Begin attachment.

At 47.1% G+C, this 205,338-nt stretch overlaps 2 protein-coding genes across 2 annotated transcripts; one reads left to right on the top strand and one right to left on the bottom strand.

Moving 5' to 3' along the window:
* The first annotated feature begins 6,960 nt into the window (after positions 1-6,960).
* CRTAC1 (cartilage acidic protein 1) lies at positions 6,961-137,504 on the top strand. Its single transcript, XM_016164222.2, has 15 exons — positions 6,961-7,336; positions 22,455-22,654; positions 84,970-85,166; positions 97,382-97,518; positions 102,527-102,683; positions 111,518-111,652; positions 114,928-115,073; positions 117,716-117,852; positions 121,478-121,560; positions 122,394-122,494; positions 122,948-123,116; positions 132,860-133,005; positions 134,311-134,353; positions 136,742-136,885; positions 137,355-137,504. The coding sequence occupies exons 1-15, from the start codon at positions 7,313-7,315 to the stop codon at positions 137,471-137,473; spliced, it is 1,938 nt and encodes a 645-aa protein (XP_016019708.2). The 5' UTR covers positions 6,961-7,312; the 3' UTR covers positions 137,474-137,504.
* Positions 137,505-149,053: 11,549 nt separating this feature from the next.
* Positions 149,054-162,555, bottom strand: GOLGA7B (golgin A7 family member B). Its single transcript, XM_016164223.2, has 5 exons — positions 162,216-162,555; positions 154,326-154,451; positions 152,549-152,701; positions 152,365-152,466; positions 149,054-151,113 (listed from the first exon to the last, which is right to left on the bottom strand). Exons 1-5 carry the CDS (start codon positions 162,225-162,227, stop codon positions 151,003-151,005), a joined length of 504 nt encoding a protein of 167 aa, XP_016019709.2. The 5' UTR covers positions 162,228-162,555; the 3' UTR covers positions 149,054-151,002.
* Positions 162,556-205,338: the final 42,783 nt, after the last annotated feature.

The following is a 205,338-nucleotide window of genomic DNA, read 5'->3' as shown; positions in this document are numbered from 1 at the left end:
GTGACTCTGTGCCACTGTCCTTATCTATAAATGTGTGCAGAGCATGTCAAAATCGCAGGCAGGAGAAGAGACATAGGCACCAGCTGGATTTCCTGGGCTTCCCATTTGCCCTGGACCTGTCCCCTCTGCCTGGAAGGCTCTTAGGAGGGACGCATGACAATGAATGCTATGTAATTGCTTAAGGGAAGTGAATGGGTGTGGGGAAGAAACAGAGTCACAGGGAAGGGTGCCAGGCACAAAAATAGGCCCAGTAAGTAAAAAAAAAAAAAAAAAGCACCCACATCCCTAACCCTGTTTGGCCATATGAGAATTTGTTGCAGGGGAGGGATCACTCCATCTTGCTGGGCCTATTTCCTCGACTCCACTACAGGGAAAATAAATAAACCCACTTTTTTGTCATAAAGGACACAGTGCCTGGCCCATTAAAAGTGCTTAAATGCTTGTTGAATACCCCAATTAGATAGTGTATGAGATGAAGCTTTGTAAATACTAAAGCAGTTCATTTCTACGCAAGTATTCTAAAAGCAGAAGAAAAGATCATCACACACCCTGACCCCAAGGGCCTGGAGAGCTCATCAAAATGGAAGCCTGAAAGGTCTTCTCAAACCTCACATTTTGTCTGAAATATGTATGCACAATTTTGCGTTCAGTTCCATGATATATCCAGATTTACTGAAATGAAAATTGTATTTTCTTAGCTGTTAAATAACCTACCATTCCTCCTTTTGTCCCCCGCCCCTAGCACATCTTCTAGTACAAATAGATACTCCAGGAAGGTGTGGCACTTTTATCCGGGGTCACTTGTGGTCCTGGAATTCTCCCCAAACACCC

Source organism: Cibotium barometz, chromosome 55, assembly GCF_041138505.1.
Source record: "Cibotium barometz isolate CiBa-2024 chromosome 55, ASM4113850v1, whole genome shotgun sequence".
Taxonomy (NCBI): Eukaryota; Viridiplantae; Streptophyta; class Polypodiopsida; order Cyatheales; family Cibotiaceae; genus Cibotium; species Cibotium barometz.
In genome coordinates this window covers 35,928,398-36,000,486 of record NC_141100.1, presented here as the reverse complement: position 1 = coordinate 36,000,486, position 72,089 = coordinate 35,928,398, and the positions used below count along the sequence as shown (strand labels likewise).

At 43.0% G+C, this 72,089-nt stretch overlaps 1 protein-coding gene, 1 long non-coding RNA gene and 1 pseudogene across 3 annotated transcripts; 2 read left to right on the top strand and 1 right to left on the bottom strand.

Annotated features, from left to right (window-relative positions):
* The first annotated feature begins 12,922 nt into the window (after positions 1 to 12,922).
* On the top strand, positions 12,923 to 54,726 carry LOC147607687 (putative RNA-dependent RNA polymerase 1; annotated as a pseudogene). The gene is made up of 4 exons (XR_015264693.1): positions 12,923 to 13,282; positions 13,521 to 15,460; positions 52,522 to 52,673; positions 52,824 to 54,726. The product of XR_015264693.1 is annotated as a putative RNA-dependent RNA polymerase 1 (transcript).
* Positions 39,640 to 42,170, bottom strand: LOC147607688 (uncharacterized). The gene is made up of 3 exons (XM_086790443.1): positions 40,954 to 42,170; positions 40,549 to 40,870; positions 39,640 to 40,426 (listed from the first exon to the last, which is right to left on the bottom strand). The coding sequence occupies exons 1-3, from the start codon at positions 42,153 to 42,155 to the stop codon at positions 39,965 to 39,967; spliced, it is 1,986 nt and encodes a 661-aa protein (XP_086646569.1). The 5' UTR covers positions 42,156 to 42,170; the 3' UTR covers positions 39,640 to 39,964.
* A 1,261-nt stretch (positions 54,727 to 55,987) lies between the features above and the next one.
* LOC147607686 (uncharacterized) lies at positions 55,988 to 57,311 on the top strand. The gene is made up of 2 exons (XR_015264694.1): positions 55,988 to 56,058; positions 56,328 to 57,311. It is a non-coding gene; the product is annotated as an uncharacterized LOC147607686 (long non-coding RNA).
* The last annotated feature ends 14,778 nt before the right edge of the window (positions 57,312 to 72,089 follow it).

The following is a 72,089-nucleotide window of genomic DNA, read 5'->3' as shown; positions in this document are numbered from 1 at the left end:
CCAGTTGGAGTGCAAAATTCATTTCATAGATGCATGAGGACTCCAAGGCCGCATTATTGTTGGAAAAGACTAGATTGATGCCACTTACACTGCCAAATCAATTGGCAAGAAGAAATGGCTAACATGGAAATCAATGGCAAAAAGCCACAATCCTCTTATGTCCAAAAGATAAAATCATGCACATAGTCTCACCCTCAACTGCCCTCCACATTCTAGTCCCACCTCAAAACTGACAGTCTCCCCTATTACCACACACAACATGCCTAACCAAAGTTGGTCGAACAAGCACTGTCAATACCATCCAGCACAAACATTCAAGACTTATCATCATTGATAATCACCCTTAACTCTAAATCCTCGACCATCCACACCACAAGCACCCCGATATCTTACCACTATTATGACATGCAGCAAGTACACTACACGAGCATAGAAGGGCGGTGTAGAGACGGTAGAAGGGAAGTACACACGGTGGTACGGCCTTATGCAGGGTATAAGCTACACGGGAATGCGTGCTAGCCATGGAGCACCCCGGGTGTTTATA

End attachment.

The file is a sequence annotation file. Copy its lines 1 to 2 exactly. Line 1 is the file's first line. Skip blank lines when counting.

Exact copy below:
At 47.1% G+C, this 205,338-nt stretch overlaps 2 protein-coding genes across 2 annotated transcripts; one reads left to right on the top strand and one right to left on the bottom strand.

Moving 5' to 3' along the window: